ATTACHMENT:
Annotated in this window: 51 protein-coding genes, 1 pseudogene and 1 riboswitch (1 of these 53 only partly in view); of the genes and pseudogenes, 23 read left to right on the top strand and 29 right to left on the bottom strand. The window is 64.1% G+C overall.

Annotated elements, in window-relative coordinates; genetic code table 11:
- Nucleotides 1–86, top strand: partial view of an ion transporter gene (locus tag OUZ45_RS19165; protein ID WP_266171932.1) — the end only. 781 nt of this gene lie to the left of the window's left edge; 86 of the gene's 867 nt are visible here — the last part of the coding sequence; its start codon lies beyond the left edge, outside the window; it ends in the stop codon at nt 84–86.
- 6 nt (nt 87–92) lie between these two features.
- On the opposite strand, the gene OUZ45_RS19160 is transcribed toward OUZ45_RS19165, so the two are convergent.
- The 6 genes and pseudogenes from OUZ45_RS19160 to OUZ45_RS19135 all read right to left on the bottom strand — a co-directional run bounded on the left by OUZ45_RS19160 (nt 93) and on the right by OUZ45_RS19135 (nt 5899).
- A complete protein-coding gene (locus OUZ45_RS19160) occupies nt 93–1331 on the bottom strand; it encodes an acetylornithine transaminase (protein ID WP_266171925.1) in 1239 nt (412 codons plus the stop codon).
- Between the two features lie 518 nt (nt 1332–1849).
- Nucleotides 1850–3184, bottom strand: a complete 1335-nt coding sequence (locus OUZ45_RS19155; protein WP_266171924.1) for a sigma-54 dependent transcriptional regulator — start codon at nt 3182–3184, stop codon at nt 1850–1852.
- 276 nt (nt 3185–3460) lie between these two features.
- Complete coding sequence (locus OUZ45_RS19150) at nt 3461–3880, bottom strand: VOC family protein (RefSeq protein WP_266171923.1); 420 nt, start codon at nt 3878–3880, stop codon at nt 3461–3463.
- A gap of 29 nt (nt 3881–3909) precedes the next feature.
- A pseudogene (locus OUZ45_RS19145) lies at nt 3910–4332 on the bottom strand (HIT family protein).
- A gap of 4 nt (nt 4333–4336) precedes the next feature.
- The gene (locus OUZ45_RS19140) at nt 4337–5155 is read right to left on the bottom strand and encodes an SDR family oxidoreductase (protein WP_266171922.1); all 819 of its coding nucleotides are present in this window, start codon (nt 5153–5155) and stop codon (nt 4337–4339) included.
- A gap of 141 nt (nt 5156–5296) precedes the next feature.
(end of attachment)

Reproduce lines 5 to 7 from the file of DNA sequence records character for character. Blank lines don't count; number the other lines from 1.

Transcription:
- On the opposite strand, the gene OUZ45_RS19160 is transcribed toward OUZ45_RS19165, so the two are convergent.
- The 6 genes and pseudogenes from OUZ45_RS19160 to OUZ45_RS19135 all read right to left on the bottom strand — a co-directional run bounded on the left by OUZ45_RS19160 (nt 93) and on the right by OUZ45_RS19135 (nt 5899).
- A complete protein-coding gene (locus OUZ45_RS19160) occupies nt 93–1331 on the bottom strand; it encodes an acetylornithine transaminase (protein ID WP_266171925.1) in 1239 nt (412 codons plus the stop codon).